Effect of Step Rate on Lower Limb Loading in Runners

Vertical GRF HeelJust over a week ago Amby Burfoot wrote a post about a new study from Japan that provides additional evidence supporting the benefits of a shorter stride for reducing loading of the lower limbs. The study by Hobara et al. is titled Step Frequency and Lower Extremity Loading During Running and was published in Orthopedics and Biomechanics. I thought I’d follow up with a few thoughts of my own.

In the study, Hobara et al. wanted to determine how increasing or decreasing step rate would influence vertical impact force and vertical impact loading rate during foot strike (see first peak on the image above or read this post for a detailed discussion of these variables). Vertical loading rate has been linked to some types of running injuries (e.g., stress fractures), and the idea was to determine whether altering stride rate could lead to alteration of loading, and thus possibly reduce injury risk.

The study itself was fairly simple. They had 10 subjects run on an instrumented treadmill at 2.5 m/s (about a 10:45 min/mile pace) at five different step rates: freely chosen step rate, and –30%, –15%, +15%, and +30% of the freely chosen step rate. Modifying step rate at a constant pace results in a change in stride length, so increased step rates lead to a shorter stride, and decreased step rates lead to a longer stride. The researchers monitored peak impact force, instantaneous vertical loading rate (VILR; this is the peak loading rate observed during impact), and average vertical loading rate (VALR) as each runner ran on the treadmill.

Results are pretty well summarized in the following figure adapted from Hobara et al. 2012 (any errors in reproduction are my own – I recreated it to avoid copyright issues):

Hobara Figure

The stars in the above figure indicate values that are significantly different from that observed at the –30% step frequency. This implies that running with a really slow step rate/long stride significantly increases impact force and the rate at which that force is applied. Though there appear to not be significant differences among the other stride frequencies, a quadratic regression analysis found that impact peak, VILR, and VALR were all minimized at a step rate of roughly 17-18% higher than the freely chosen step rate (i.e., this is the low point of the black curved lines fit to the sample data for each step frequency). Data for individuals were unfortunately not provided.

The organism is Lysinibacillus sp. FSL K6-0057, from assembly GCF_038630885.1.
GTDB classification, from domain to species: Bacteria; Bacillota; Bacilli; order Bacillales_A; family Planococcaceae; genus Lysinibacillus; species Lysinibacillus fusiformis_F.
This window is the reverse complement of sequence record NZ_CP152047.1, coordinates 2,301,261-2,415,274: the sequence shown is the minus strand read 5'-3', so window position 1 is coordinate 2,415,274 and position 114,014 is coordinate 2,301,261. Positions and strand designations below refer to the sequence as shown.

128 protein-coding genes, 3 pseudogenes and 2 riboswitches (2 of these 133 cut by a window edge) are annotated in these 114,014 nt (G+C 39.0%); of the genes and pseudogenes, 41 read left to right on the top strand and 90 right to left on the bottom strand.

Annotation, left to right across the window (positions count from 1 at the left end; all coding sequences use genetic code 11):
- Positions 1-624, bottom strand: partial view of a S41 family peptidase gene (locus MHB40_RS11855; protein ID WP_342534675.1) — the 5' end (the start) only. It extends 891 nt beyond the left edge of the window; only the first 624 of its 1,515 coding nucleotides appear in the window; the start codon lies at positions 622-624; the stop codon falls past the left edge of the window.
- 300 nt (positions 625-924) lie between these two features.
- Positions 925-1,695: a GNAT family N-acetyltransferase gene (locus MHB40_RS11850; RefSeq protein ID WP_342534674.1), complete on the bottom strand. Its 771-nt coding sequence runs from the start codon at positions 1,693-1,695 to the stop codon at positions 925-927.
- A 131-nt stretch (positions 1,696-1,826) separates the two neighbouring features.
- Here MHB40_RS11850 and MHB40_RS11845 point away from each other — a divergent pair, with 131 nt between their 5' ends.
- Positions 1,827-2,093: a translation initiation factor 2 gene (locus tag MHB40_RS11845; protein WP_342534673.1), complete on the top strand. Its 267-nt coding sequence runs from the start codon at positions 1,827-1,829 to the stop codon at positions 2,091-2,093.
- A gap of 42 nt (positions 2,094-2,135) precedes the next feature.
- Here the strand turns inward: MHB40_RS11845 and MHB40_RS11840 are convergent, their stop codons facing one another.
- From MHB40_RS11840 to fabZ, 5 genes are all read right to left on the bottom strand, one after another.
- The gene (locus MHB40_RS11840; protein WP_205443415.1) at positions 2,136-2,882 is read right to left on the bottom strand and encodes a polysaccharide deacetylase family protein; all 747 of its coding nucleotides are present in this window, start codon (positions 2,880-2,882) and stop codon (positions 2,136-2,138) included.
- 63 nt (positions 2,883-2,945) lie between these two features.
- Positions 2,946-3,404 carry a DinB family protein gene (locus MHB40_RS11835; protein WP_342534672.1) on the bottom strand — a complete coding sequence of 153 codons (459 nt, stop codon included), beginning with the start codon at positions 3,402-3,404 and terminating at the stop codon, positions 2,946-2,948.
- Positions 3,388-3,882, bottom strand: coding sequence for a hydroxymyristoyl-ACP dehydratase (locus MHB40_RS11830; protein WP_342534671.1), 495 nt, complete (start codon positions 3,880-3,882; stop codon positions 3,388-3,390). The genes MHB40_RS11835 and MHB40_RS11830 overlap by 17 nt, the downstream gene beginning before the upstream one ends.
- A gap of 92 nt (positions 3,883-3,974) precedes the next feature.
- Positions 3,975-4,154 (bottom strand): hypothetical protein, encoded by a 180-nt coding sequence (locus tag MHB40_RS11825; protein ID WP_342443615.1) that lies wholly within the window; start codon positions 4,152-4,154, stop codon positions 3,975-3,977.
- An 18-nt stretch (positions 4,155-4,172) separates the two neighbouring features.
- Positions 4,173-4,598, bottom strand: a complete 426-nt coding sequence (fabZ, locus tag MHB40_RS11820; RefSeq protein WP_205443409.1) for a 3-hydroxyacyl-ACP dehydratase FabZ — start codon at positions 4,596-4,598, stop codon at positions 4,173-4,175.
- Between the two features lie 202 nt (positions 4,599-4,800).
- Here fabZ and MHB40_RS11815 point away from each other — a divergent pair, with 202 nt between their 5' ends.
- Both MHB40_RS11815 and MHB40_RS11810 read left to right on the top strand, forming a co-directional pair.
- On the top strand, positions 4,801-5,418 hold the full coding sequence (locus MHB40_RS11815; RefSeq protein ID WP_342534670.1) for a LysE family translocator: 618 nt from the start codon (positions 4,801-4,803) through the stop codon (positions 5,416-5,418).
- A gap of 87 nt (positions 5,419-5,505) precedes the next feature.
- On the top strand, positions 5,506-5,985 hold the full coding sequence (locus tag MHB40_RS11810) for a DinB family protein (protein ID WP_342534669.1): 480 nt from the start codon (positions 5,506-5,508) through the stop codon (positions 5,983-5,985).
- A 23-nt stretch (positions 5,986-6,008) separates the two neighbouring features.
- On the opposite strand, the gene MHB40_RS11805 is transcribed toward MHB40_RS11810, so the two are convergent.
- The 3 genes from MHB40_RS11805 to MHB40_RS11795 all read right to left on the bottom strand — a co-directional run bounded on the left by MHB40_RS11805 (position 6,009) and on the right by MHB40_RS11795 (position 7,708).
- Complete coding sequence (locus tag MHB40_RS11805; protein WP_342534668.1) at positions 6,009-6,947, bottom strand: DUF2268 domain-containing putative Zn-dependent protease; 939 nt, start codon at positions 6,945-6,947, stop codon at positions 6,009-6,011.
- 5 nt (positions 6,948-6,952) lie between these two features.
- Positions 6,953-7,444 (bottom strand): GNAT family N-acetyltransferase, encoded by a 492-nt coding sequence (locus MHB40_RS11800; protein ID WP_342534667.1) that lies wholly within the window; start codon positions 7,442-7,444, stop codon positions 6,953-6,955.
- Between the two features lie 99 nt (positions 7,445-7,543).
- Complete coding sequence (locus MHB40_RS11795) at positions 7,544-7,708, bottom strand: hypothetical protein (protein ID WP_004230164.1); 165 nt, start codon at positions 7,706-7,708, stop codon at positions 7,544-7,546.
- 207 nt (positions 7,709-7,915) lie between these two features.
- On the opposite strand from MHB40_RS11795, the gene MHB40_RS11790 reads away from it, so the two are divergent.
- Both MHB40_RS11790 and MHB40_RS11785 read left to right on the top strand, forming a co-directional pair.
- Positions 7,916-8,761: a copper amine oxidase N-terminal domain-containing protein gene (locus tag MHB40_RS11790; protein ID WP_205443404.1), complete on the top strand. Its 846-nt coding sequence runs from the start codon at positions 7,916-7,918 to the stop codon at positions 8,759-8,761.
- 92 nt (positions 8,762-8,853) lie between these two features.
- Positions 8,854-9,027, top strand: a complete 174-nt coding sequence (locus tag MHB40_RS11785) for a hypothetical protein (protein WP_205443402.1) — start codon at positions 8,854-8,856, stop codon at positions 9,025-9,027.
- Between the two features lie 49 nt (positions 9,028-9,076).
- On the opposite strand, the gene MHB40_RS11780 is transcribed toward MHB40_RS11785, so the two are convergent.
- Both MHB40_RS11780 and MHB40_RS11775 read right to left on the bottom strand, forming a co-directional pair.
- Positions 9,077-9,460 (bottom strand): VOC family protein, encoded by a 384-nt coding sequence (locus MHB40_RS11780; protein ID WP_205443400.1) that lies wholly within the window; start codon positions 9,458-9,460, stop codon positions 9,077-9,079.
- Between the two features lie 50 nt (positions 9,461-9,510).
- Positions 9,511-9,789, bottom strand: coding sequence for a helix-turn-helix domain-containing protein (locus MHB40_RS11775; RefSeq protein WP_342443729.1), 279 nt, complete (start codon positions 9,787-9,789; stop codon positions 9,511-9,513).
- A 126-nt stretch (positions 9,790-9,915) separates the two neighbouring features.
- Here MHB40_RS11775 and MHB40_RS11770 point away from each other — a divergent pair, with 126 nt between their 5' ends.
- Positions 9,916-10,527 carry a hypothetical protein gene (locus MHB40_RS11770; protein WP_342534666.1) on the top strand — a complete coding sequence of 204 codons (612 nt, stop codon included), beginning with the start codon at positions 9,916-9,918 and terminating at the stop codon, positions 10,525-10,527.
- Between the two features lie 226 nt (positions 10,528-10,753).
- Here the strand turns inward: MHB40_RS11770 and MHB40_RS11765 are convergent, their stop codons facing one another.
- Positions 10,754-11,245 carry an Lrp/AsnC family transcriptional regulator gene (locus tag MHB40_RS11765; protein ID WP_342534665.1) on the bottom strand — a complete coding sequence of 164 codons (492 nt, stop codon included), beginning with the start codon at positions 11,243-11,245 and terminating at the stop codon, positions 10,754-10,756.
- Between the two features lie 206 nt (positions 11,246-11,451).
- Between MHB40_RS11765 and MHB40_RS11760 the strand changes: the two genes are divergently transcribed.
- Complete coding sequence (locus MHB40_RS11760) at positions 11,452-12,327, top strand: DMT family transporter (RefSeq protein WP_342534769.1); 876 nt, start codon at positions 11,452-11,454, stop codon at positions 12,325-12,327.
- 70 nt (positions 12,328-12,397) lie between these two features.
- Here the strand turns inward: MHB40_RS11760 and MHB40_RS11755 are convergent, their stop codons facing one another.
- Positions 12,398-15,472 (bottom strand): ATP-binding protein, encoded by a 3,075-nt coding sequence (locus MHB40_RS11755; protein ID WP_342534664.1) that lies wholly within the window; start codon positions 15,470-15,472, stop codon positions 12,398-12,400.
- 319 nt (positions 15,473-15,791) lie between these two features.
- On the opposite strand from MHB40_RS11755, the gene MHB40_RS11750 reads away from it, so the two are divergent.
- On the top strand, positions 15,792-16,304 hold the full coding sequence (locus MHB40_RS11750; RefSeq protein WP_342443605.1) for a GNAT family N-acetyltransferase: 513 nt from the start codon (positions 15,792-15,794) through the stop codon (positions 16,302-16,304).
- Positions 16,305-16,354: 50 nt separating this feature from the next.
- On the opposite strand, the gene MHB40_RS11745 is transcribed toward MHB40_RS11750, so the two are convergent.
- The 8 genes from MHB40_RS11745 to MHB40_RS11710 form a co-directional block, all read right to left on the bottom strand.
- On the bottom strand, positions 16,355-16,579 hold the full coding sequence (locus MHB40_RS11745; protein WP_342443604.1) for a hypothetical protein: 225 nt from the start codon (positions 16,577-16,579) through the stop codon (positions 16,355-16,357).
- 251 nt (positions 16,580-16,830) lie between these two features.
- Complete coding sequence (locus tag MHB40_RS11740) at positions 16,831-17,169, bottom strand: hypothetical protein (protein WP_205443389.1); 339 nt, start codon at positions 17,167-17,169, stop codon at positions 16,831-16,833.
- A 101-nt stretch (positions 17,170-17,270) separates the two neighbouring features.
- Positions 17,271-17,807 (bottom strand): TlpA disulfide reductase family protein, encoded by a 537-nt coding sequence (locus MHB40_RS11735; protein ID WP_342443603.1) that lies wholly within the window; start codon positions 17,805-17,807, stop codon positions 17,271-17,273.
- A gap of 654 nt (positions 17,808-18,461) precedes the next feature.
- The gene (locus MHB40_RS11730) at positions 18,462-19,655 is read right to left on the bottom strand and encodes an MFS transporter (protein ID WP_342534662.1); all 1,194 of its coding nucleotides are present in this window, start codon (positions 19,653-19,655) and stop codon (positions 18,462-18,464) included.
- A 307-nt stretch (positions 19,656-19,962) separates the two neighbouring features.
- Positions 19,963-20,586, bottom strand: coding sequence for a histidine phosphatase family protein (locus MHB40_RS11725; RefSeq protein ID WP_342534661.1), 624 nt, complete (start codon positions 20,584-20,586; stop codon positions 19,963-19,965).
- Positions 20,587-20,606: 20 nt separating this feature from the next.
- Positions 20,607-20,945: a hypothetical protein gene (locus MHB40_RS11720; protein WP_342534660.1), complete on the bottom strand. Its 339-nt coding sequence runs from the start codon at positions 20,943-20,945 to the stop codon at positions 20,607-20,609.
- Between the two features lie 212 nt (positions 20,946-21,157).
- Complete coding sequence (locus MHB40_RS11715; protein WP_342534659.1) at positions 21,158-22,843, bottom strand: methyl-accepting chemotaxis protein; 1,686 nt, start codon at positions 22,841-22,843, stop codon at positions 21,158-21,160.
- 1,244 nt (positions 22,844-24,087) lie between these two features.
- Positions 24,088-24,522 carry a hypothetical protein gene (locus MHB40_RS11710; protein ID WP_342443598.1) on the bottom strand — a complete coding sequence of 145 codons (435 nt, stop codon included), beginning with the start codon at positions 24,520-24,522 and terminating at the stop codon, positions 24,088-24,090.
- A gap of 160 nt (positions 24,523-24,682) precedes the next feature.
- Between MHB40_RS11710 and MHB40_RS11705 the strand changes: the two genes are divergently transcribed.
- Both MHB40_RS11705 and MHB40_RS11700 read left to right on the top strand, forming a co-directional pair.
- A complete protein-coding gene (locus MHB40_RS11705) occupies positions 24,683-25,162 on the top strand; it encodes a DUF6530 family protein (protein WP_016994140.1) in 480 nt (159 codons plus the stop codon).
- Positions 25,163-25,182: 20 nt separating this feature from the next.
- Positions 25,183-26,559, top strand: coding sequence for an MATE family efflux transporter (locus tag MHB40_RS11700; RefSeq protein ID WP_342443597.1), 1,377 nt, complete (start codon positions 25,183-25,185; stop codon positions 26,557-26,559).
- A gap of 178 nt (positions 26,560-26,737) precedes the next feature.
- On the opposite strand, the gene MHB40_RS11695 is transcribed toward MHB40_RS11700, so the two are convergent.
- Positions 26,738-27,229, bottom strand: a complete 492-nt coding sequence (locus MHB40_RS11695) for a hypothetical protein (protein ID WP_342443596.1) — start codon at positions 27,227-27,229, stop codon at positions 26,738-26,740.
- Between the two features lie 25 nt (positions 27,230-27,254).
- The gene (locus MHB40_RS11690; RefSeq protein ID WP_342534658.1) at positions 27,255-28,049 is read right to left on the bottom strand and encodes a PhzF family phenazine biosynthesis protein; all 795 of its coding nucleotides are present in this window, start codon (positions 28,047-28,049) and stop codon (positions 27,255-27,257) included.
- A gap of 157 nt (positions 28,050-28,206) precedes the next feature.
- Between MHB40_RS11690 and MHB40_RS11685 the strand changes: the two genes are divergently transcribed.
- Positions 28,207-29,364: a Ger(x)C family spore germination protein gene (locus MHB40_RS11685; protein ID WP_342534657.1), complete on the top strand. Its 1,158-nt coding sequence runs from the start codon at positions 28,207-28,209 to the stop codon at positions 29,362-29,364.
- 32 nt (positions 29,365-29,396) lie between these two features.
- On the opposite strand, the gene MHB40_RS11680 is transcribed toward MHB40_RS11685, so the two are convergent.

This is not the first study to suggest that a shorter, quicker stride might be beneficial when it comes to reducing loading of the lower limb. Others have found similar results (e.g., read this post on stride length and leg joint loading), and the topic has received a lot of attention of late. In fact, I wrote an entire chapter on the topic in my forthcoming book that summarizes historical advice on stride length as well as what modern science has to say about the topic. I’ve come to the conclusion that stride length is likely one of the more important form characteristics to consider when it comes to reducing injury risk. Though there is a great deal of debate about proper foot strike, most people seem to agree that overstriding is bad, and there appears to be some solid science backing this up.

Limitations of this study are that it’s difficult to say whether the results are generalizable to runners across a range of paces (all ran at a 10:45 min/mile pace here). It’s also difficult to know whether treadmill-derived results are applicable to overground running. Nonetheless, the fact that these results are consistent with previous research on the topic adds further support for the use of stride length modification as one potential tool in the prevention and treatment of running injuries.

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About Peter Larson

This post was authored by Peter Larson. Pete is a recovering academic who currently works as an exercise physiologist, running coach, and writer. He's also a father of three and a fanatical runner with a bit of a shoe obsession. In addition to writing and editing this site, he is co-author of the book Tread Lightly, and writes a personal blog called The Blogologist. Follow Pete on Twitter, Facebook, Google+, and via email.


  1. Classic underpowered study.  Although this data shows a trend that is expected, the statistical significance is lacking.  Only when forced to run slower than the naturally chosen stride right did you see a statistical difference.  The faster stride rates surely were not statistically significant compared to the natural rate.  Don’t confuse statistical significance with practical significance.

    • Pete Larson says: